SOMEWHERE in the deepest, darkest corridors of the Down subconscious, far removed from All-Ireland glories and sheets of red and black festooning the Hill beneath summer skies, sits a sorry Saturday night in Longford.
It is not nearly enough to send a shiver along the spine when the counties come together - as is the case with Saturday’s Tailteann Cup preliminary quarter-final - but it’s always there in the background on days like these; the low hum that can’t quite be quietened.
Pearse Park on June 8, 2002 wasn’t where it was supposed to end for Pete McGrath.
After 13 years that twice brought Sam Maguire back to the Mourne County, the Rostrevor man deserved better than for his last stand to come in such ignominious circumstances. But sentiment holds no sway in the cut and thrust of Championship football.
And, if the writing had been on the wall after Ulster exits to Antrim (2000) and Cavan (2001) before Donegal trampled Down into the dirt six days earlier, a qualifier loss in Longford proved the point of no return.
By the time referee Pauric Mangan pressed the whistle to his lips, McGrath knew. Turning to assistant John Murphy, who had been by his side from the beginning, the pair found themselves in agreement one last time.
“I think it’s time, John…”
“I think it is, Pete…”
But how did it come to this? How had the county who breathed new life into Ulster football in the early ’90s found itself at such a low ebb just eight years after being crowned kings of Ireland?
There are a few strands to it, the prevailing winds of a perfect storm playing a part as Down stuttered towards a crossroads before stopping still, the 1999 Ulster final hammering by an emerging Armagh the line that separated hope and despair.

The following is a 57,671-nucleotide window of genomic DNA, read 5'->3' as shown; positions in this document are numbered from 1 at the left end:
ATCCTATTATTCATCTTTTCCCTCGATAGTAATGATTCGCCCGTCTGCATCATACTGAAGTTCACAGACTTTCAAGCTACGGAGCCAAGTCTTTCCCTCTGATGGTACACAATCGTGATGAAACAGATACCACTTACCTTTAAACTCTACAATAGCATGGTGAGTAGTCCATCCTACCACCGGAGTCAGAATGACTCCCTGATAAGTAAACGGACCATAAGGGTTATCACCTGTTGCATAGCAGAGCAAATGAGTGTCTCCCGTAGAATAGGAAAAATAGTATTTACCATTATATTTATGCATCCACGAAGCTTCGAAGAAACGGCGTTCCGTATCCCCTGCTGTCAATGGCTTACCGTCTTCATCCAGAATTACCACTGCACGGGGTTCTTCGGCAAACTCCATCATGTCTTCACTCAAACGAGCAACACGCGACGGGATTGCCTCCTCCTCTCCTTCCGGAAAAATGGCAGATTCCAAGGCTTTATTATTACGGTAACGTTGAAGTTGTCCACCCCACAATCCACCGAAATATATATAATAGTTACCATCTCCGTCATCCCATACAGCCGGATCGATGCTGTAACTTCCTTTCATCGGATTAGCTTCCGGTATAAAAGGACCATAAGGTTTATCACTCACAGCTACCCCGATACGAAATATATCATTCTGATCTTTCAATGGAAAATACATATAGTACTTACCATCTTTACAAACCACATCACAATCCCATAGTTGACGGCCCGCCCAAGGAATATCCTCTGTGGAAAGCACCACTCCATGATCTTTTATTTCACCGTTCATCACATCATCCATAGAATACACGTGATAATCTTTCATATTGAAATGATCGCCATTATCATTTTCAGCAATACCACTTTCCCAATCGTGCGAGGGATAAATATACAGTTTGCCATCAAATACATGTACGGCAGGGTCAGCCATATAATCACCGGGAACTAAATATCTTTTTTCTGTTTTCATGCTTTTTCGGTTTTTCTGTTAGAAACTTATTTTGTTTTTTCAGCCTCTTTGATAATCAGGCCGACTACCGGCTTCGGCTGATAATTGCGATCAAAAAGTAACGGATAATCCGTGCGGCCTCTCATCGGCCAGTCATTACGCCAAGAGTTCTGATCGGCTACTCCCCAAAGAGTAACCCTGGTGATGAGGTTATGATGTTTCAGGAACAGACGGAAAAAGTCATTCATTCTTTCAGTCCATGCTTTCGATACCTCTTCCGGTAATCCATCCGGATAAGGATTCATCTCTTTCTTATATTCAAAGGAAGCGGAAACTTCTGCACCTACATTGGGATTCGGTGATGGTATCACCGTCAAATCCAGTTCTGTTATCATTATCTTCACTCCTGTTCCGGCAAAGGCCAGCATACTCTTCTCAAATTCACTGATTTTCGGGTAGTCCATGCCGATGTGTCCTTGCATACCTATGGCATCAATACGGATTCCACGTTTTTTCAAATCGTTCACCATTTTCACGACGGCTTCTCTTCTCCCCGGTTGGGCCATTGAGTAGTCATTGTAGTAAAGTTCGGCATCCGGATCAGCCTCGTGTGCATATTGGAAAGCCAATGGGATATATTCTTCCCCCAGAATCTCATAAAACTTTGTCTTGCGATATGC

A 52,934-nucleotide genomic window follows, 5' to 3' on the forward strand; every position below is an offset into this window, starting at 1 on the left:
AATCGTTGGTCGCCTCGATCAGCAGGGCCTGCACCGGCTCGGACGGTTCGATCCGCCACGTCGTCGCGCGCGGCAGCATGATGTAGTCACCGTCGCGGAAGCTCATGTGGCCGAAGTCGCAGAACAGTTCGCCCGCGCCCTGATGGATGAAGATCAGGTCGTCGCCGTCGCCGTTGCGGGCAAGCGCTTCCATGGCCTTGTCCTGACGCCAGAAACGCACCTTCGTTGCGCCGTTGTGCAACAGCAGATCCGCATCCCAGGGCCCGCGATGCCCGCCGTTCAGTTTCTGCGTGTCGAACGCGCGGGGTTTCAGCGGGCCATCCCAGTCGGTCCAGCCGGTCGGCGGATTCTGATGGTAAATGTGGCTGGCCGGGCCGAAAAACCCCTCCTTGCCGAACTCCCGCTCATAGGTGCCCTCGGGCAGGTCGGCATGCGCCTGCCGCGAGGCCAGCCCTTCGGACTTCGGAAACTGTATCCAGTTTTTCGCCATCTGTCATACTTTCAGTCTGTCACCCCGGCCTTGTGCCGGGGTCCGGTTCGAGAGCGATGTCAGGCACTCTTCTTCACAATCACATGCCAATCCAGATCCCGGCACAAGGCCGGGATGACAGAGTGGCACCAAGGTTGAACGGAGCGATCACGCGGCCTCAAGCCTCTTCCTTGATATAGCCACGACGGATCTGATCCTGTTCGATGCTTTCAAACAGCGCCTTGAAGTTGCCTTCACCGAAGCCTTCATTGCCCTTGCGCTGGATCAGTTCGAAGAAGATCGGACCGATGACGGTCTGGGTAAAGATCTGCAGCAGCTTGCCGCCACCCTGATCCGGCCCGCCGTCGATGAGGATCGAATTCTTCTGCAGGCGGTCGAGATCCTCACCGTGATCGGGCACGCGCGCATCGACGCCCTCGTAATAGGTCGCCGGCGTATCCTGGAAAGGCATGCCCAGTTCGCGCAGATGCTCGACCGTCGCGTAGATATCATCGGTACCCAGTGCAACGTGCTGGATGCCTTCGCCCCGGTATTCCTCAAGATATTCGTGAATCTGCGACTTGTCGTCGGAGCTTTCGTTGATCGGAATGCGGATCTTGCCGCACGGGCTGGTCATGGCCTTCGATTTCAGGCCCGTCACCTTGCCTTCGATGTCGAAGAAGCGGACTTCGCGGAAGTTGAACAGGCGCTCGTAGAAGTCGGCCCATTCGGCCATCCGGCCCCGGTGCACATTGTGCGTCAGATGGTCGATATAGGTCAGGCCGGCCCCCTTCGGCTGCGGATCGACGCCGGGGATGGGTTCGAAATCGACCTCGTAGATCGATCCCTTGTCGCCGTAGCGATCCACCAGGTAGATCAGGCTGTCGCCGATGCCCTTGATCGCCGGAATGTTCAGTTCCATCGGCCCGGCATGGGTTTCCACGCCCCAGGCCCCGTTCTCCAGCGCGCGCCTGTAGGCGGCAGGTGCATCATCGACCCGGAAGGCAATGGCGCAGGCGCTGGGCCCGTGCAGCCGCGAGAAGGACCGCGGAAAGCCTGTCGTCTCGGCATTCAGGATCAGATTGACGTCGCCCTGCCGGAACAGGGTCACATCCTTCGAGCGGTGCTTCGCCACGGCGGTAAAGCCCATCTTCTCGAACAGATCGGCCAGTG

On one end of the scale was what remained of the old guard. Mickey Linden was 39 and had long entered the nadir of a glittering county career, while James and Gregory McCartan remained from the glory days of 1991 and 1994.
In the middle were men like Mickey McVeigh, Alan Molloy, Aidan O’Prey, Shane Ward, Shane Mulholland and Shane King, and then there was the All-Ireland minor winning side of 1999.
Against the backdrop of that provincial final trimming at the hands of the Orchard, a heavy burden of expectation suddenly rested on young shoulders.
Benny Coulter, John Clarke, Brendan Grant, Liam Doyle, Michael Walsh, Ronan Sexton and Ronan Murtagh would all play their part in years to come, even when silverware and success still remained elusive, but it was too big an ask to stop the slide while finding their feet on the senior stage.
Having come from a culture of winning, though, what materialised in those early years was a shock to the system.
“We were coming in with enthusiasm thinking that, because we’d won a minor All-Ireland, we were going to step in and start doing the same at senior level,” says Walsh.
“We came in with the mindset ‘we’re going to win things here’. There probably was that naivety. You need that stepping stone at U21, and we didn’t really get that… we did play with the U21s, but we didn’t really get to train with them.
“Myself and Benny had played in 2000 against Antrim, 2002 was our third Championship but we were still very young, learning our trade at senior county level – still developing, really.”
And yet, within such a short space of time, those young men had become “pivotal”, recalls Brian Burns.
The Bryansford man forced his way into McGrath’s side in 1994, one of a new breed brought in to pile the pressure on established stars after Down failed to hit the same heights post-’91.
By 2002, though, that competitive edge had been lost. Was McGrath too loyal to some of those who helped deliver such unforgettable moments?